Torbjorn Eklov

10 Years of IPv6 Stakeout!

Torbjorn Eklov
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In October 2008 I registered My main motivation was to encourage the municipalities in Sweden to enable IPv6 and to publicly show once it's done. Now, ten years later, I think my idea was a big mistake....

In October 2008 I created a website that shows the municipalities in Sweden that have deployed IPv6. To achieve that, I have been measuring every municipality's domain, totalling 290 domains. The idea was to encourage other municipalities to also enable IPv6 and "turn green" on the map on that website. I am usually an optimist and I was really hoping this would have a positive effect. However, I am afraid I was wrong.

In Sweden, the Chief Information Officers (CIOs) of the municipalities gather during a number of conferences per year. This is always a good opportunity to compare deployments with each other and to show that one's own municipality is doing better than others. In 2008 that was a good idea, and they used the website to prove their success. But in the background, maybe the internal network was not IPv6-enabled at all. IPv6 was sometimes only deployed on the DNS, MX and Web servers, but then the work stopped.

There is only a very small number of municipalities that had enabled IPv6 internally. I only have data from early 2012 until today, but in 2012 there were three (!) municipalities with IPv6 enabled and today there are 30, out of 290 municipalities in Sweden.

On the maps below you can see those municipalities that had enabled IPv6 in 2012 (Figure 1a) and those that have it enabled today (Figure 1b).

  • Red: None of www, MX and DNS has functional IPv6
  • Orange: one or more of www, MX and DNS is working
  • Green: all of www, MX and DNS has functional IPv6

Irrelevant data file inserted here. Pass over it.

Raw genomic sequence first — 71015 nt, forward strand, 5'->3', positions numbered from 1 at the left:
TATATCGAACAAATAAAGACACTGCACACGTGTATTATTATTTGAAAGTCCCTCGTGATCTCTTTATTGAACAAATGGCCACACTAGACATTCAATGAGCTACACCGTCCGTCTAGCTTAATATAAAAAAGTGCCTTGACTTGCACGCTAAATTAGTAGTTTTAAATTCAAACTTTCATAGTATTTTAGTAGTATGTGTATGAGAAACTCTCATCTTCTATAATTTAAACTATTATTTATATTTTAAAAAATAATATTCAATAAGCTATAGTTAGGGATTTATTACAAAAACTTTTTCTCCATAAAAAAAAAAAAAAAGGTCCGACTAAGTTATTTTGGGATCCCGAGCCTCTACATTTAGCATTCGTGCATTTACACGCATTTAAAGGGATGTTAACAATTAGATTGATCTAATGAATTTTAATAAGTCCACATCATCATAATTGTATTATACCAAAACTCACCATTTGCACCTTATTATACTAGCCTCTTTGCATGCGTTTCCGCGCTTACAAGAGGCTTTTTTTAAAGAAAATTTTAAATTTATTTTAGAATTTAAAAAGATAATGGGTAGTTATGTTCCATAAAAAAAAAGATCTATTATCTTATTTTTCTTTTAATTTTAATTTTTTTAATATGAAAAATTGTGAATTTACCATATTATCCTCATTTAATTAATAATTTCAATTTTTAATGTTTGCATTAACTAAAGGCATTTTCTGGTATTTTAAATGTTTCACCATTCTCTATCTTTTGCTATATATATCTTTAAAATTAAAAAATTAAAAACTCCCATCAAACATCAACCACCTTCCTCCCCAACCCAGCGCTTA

Municipalities that had IPv6 enabled in 2012 Municipalities that have IPv6 enabled today

 Figure 1a (left): Municipalities that had IPv6 enabled in 2012 and Figure 1b (right): Municipalities that have IPv6 enabled today.

You will notice some clear progress. The number of municipalities with all three services running on IPv6 has increased slightly. Also, most of the municipalities that offered none of these services over IPv6 in 2012 are now yellow, indicating they've worked on some services (if not all).

Let's split these apart and see which of the services have actually been lit up. In the following, if the municipality has no colouring then the service is not available over IPv6; if the municipality is coloured yellow, then it does offer that service over IPv6.

First, WWW (port 80):

2012 2018

 Figure 2a: Municipalities that had IPv6 enabled on their web servers in 2012 and Figure 2b (right): Municipalities that have IPv6 enabled on their web servers today

So, while web services have clearly expanded on IPv6, they're not ubiquitous.

Next, DNS:

2012 2018

Figure 3a: Municipalities that had IPv6 enabled on their DNS servers in 2012 and Figure 3b (right): Municipalities that have IPv6 enabled on their DNS servers today